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We will be contrasting about two types of nucleophilic substitution reactions. One type is referred to as unimolecular nucleophilic substitution (SN1), whereby the rate determining step is unimolecular and bimolecular nucleophilic substitution (SN2), whereby the rate determining step is bimolecular. We will begin our discussion with SN2 reactions, and discuss SN1 reactions elsewhere.
In the term SN2, the S stands for substitution, the N stands for nucleophilic, and the number two stands for bimolecular, meaning there are two molecules involved in the rate determining step. The rate of bimolecular nucleophilic substitution reactions depends on the concentration of both the haloalkane and the nucleophile. To understand how the rate depends on the concentrations of both the haloalkane and the nucleophile, let us look at the following example. The hydroxide ion is the nucleophile and methyl iodide is the haloalkane.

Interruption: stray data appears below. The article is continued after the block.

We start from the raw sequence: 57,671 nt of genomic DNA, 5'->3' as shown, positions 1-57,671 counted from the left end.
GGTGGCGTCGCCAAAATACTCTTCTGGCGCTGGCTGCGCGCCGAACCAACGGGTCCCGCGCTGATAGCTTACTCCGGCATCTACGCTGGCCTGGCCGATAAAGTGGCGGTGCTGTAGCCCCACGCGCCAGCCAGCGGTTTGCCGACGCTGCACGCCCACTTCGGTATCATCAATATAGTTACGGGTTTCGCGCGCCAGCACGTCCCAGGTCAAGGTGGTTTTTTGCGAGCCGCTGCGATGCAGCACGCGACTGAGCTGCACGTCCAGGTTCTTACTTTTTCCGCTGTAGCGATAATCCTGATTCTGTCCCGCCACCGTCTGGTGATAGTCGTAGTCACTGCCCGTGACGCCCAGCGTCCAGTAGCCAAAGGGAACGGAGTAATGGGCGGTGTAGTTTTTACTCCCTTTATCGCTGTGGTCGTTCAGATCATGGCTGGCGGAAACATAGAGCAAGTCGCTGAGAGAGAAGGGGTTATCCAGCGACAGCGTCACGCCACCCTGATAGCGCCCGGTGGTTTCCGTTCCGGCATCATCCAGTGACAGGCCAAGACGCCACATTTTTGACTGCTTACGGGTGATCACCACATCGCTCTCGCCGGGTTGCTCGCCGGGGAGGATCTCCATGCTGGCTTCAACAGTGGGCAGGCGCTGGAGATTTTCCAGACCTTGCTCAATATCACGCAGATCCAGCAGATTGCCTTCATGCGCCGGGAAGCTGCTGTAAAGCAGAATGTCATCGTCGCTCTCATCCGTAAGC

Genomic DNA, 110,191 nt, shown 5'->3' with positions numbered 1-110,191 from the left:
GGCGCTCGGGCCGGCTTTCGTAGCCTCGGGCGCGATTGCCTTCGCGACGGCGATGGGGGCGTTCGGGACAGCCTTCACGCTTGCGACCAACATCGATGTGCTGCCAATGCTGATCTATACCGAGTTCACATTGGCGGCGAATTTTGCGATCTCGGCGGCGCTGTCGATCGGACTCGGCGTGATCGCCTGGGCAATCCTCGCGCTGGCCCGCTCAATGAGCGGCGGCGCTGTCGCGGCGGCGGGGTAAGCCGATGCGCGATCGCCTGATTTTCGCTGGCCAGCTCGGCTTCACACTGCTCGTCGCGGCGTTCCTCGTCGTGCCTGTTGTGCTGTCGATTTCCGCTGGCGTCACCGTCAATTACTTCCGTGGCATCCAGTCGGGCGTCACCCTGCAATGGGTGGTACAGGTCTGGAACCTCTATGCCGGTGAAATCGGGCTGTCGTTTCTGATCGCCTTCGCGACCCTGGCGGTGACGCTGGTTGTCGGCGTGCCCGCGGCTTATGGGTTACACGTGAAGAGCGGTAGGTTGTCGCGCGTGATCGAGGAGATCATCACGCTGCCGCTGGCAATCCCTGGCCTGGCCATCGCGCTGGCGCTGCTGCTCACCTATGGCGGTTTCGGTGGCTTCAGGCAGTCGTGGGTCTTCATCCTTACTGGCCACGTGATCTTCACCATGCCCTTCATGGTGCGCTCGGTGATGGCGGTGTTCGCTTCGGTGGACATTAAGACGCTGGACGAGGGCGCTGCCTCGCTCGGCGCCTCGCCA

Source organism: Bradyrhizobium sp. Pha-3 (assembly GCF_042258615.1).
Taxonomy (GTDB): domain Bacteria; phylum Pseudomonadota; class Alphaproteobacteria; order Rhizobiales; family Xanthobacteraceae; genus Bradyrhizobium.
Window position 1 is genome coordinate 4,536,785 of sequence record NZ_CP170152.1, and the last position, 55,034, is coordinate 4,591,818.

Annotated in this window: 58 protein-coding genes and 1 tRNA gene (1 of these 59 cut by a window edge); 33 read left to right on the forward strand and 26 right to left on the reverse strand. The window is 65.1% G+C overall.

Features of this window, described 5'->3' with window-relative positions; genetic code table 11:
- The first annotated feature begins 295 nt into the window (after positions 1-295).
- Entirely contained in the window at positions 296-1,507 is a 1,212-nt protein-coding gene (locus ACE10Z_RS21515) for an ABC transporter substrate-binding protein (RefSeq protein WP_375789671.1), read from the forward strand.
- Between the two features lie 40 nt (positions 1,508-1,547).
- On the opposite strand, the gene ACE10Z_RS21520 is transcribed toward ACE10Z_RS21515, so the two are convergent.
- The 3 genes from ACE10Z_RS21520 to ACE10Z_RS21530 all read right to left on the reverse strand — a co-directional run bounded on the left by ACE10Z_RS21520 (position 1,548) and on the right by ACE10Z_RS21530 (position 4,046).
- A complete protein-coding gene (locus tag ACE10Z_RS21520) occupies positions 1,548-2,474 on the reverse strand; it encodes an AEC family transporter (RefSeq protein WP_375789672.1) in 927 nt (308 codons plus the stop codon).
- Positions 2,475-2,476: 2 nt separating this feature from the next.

If we were to double the concentration of either the haloalkane or the nucleophile, we can see that the rate of the reaction would proceed twice as fast as the initial rate.
If we were to double the concentration of both the haloalkane and the nucleophile, we can see that the rate of the reaction would proceed four times as fast as the initial rate.
The bimolecular nucleophilic substitution reaction follows second-order kinetics; that is, the rate of the reaction depends on the concentration of two first-order reactants. In the case of bimolecular nucleophilic substitution, these two reactants are the haloalkane and the nucleophile. For further clarification on reaction kinetics, the following links may facilitate your understanding of rate laws, rate constants, and second-order kinetics:
Bimolecular nucleophilic substitution (SN2) reactions are concerted, meaning they are a one step process. This means that the process whereby the nucleophile attacks and the leaving group leaves is simultaneous. In other words, the bond-making between the nucleophile and the electrophilic carbon occurs at the same time as the bond-breaking between the electophilic carbon and the halogen.
The potential energy diagram for an SN2 reaction is shown below. Upon nucleophilic attack, a single transition state is formed. A transition state, unlike a reaction intermediate, is a very short-lived species that cannot be isolated or directly observed. Again, this is a single-step, concerted process with the occurrence of a single transition state.
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